We will explore the issues of colonialism, hegemony, decolonization and post-colonialism by examining how they can help understand certain aspects of Quebec's history. We will also see how Quebec options forts courses sometimes used these theories to support their ideas, either rightly or wrongly.

In doing so, we will touch upon the themes of the colonial state, identities, the family, gender, the Catholic Church, mining tokens options forts courses ethnicities in the 19th and 20th centuries.

Weekly discussions will be based on mandatory readings. Winter Term. This course will options forts courses at how artifacts can inform and enrich historical inquiry. Because historians have traditionally and primarily relied on texts, they have often overlooked artifacts, therefore ignoring the methodological frameworks found in archaeology, anthropology, art history, folklore, etc.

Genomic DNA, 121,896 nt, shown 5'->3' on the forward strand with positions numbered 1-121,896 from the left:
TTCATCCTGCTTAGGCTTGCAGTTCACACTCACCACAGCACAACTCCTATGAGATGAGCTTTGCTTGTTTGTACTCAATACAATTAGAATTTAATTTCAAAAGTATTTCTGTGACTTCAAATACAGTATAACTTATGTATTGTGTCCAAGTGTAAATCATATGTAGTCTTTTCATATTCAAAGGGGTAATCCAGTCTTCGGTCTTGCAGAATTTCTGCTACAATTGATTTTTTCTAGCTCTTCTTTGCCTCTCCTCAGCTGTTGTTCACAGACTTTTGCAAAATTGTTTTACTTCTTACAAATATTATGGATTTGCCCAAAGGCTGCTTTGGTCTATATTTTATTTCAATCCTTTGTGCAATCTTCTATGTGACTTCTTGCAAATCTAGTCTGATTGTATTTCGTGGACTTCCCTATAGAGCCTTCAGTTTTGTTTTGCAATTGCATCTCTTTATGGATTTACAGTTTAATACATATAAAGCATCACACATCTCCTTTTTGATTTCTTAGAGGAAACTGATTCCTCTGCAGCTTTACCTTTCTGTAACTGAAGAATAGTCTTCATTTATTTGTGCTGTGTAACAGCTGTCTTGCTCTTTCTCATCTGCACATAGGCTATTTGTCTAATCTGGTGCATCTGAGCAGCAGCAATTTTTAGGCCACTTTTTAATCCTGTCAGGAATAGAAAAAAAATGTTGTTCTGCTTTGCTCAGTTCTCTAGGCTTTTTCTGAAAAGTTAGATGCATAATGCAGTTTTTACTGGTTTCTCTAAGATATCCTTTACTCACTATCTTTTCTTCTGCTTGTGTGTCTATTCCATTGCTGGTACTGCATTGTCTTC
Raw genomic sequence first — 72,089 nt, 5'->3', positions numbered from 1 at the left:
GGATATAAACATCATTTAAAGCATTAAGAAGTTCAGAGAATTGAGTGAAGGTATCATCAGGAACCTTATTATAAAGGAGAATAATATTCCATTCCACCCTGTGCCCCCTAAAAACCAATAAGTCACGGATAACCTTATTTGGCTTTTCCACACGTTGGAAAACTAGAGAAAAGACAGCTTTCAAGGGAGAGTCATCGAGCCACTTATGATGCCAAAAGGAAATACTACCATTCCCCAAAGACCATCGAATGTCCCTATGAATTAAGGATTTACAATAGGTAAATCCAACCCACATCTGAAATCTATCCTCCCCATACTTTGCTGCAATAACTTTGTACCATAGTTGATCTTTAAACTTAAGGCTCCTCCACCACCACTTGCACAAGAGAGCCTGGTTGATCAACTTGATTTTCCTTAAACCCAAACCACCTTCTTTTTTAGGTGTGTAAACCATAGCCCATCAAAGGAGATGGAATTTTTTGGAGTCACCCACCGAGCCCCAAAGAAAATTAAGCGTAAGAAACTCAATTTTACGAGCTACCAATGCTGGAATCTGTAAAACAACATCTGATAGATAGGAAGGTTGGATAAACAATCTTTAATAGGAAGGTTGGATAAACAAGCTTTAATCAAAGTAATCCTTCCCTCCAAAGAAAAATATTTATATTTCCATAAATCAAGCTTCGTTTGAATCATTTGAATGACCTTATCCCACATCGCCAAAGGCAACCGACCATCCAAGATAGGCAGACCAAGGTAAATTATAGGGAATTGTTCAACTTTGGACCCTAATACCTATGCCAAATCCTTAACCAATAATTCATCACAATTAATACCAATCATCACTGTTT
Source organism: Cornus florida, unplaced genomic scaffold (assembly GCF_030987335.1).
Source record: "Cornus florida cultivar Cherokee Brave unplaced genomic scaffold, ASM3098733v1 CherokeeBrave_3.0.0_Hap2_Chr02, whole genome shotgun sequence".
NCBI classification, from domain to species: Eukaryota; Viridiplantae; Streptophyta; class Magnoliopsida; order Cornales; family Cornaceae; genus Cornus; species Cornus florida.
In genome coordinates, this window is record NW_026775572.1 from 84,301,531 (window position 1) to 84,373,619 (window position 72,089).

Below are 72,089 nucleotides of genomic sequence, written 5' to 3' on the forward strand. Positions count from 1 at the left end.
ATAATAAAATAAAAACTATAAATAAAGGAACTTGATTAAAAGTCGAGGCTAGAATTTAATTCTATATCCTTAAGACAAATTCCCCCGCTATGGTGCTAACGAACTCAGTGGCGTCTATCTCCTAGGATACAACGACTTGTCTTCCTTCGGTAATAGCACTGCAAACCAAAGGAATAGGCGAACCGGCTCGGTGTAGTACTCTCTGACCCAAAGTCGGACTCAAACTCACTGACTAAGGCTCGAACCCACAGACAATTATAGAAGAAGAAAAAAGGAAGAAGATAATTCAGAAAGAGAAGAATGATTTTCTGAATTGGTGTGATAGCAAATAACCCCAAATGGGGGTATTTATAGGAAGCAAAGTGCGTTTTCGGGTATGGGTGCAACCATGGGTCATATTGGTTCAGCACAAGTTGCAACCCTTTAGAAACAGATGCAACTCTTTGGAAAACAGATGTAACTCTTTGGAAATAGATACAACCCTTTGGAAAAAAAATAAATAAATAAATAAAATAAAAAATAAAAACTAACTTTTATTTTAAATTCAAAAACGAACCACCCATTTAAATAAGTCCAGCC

Consequently, they have missed out on large portions of the lived experience in the options forts courses. This course introduces students to the key ideas and methods associated with postcolonial theory, and how it has reshaped our understanding of colonial, imperial, and global histories.

In this seminar, a combined graduate and fourth-year undergraduate course, we will options forts courses how Foucault revolutionized the study of history, including the fields of madness and medicine, prison and punishment, sexuality and the self.